Qatar Airways has been in the news for two reasons: Postponing the launch of its Doha-Auckland flight—the longest commercial flight in the world at over 18 hours—by two months because of a delay in the delivery of its Airbus aircraft, and introducing the A380 aircraft on its Doha-Guangzhou route, the fourth destination of the bespoke super-jumbo aircraft after London, Paris and Bangkok.
Both these developments are representative of an airline that has soaring ambitions. It is also representative of the economic growth of the oil-and-gas rich country of Qatar over the last two decades: Qatar’s GDP has grown from $11.7 billion in 1997 to more than $210 billion in 2014, with its per capita GDP of $145,000 being among the highest in the world.
Qatar’s growth is symptomatic of the rise of the Gulf region as a strategic aviation hub that provides much-needed connectivity between the western and eastern hemispheres. Other regional powerhouses like Dubai and Abu Dhabi, part of the United Arab Emirates, operate well-financed, government-owned airlines, Emirates and Etihad Airways, respectively.
The two decades that have seen the phenomenal rise of the country and, in tandem, the growth of Qatar Airways is also the period when one man, Akbar Al Baker, has been at the helm of piloting the government-owned airline on this uncharted trajectory.
The son of a merchant with significant business dealings in India, trading in rice, spices, teas and incense, Al Baker studied at St Peter’s Boys School in Panchgani—the hill-station hub of residential schools in Maharashtra—and graduated from Mumbai’s Sydenham College of Commerce and Economics in the late 1970s. Al Baker’s parents bought him an apartment close to his college, in South Mumbai’s tony Cuffe Parade locality, which he still keeps. “I always feel good going to India,” he says. “I have a lot of friends who are industrialists, and your prime minister, whom I admire very much.”
After having worked at various levels in the Civil Aviation Directorate in Qatar, Al Baker became Qatar Airways’ group chief executive officer in 1997, when it had just four aircraft. Today, Qatar Airways operates 184 aircraft to more than 150 destinations across six continents, and has been named Airline of the Year by global industry audit Skytrax in 2015, 2012, 2011, and was the runner up in 2014, and 2013. (In comparison, Emirates, which started operations in 1985, has a fleet of over 230 aircraft operating to over 150 destinations.)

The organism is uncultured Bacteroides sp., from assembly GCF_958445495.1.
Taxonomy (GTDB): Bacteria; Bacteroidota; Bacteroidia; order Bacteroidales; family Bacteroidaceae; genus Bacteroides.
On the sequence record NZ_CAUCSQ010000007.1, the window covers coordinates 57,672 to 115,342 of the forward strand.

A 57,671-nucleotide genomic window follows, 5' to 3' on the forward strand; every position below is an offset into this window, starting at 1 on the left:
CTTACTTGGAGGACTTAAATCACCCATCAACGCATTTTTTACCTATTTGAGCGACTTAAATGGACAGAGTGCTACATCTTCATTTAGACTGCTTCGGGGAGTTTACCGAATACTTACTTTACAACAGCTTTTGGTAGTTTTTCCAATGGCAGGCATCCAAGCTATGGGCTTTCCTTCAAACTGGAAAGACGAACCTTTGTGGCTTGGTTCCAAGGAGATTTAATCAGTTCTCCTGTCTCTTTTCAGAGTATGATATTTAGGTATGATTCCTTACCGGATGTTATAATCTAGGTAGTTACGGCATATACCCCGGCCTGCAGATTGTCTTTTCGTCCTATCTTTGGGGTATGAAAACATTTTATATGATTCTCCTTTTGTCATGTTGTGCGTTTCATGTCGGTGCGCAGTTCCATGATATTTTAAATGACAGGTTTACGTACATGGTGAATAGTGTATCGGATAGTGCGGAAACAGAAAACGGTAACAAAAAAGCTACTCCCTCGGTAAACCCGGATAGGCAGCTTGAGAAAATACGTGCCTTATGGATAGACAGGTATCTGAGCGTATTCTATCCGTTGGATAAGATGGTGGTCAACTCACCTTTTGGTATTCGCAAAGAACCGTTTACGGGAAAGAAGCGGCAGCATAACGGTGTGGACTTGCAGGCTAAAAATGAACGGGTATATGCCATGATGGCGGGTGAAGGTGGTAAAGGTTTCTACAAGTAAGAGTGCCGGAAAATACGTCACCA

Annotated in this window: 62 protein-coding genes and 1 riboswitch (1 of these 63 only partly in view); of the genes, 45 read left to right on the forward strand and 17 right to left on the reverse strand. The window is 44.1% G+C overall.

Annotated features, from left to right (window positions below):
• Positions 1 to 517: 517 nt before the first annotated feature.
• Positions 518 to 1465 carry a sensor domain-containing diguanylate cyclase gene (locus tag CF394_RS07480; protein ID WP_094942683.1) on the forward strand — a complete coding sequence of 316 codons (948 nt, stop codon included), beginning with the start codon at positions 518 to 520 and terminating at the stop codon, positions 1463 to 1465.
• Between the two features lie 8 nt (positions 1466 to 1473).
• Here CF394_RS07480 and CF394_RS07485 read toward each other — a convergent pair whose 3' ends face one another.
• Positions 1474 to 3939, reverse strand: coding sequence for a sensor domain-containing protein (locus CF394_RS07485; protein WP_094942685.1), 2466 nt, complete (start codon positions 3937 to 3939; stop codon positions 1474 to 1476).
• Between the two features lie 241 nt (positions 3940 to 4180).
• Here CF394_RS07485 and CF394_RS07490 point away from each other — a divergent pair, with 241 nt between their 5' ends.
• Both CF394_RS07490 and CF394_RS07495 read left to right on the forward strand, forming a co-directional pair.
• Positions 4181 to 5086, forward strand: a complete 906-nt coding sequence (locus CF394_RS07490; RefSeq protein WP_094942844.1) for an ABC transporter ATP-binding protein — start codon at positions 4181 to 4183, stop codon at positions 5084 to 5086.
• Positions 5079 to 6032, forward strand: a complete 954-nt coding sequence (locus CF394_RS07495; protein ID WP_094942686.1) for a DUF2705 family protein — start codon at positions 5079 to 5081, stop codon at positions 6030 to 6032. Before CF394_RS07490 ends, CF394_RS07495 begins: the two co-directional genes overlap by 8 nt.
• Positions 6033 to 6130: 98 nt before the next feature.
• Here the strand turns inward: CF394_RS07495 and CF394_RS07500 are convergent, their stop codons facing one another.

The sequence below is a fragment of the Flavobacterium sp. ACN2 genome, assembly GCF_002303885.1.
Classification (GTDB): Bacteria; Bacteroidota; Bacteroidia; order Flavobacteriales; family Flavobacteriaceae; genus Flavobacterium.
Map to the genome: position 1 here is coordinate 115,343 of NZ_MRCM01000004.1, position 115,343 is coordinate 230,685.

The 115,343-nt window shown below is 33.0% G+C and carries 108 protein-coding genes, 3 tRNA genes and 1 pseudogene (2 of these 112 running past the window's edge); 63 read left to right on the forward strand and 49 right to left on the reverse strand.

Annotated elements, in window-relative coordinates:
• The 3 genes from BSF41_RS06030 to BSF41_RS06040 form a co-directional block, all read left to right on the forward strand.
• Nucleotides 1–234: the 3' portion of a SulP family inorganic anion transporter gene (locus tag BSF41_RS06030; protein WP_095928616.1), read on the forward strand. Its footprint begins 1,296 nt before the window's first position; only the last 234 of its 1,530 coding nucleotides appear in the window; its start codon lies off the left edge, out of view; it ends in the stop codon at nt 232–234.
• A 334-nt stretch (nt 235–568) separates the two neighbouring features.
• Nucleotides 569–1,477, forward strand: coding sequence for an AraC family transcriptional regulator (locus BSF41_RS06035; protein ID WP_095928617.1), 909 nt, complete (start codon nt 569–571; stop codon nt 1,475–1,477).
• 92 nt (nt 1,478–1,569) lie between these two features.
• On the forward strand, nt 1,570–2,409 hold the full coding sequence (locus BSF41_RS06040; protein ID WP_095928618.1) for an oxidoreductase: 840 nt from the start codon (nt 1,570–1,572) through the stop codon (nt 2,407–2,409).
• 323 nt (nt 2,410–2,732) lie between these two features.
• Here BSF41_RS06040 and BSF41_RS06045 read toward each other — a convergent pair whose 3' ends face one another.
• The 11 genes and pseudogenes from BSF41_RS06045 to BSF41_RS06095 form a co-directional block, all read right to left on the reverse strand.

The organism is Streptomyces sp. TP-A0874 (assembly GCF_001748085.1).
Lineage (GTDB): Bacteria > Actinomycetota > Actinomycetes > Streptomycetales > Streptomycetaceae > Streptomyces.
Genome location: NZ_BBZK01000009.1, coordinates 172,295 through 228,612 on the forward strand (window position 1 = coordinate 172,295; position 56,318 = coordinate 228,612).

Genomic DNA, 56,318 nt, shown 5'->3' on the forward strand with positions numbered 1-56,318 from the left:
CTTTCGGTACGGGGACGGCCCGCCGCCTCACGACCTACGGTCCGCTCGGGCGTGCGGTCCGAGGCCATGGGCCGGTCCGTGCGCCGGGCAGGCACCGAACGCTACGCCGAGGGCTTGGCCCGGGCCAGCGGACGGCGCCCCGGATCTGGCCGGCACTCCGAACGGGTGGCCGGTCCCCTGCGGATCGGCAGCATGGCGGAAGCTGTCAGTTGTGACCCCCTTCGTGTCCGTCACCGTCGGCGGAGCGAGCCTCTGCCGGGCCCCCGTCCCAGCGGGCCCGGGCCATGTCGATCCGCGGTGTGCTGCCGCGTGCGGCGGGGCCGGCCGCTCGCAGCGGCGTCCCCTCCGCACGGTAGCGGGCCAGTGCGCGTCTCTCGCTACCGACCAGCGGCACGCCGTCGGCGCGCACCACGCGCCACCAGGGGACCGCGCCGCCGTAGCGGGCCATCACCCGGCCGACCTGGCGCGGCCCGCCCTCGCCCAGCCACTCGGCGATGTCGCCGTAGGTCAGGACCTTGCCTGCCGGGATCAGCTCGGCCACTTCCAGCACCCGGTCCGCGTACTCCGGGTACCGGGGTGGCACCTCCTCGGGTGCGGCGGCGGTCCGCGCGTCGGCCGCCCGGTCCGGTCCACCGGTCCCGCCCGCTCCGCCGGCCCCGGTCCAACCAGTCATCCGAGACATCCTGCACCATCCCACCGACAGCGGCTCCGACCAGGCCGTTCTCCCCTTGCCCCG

“It was a small regional carrier with four vintage aircraft [the average age of the fleet was over 22 years],” Al Baker says. “Currently, in our 19th year of operations, we have more than 40,000 employees and 13 subsidiaries that form the Qatar Airways Group of companies.” Al Baker claims that Qatar Airways now operates the world’s youngest fleet, with an average age of less than five years, a metric he intends to maintain. Qatar Airways’ current aircraft orders are worth $70 billion, and includes an order for 100 B777 9x and 8x aircraft from Boeing, which are expected to be replacement aircraft.
“Al Baker has transformed Qatar Airways from an unknown brand to a global mega carrier,” says Kapil Kaul, CEO, CAPA South Asia, an independent aviation consulting, research and knowledge practice firm. More importantly, says Kaul, Al Baker has been “consistently” driving very high-quality service and has created a global product, which has become the cornerstone of growth for the airline.
“His leadership is one of the reasons why Qatar Airways has become a world class brand in just two decades,” says Amber Dubey, partner and India head of aerospace and defence at global consultancy KPMG.
In addition to transforming Qatar Airways into a global powerhouse, Al Baker has also built a personal reputation of being a tough negotiator and straight-talker. This was evident in his spat with US airlines over their efforts to resist Middle Eastern carriers’ access to US markets, or his dismissal of calls by the International Labour Organisation to scrap the airline’s allegedly discriminatory employment policies.
“He doesn’t care much about his popularity ratings and doesn’t indulge in superficial congeniality. With him you get what’s in his mind. There are no pretensions,” says Dubey. “He drives himself and his people hard. But those who can handle the stress swear by him.”
In addition to his current role at Qatar Airways, Al Baker serves as chairman of the executive committee of the Arab Air Carriers’ Organisation (AACO), a body responsible for the development of the airline industry in the Arab world, and is also a member of the Board of Governors of the International Air Transport Association (IATA), a global regulatory body for airlines.
(This story appears in the 10 June, 2016 issue of Forbes India. To visit our Archives, click here.)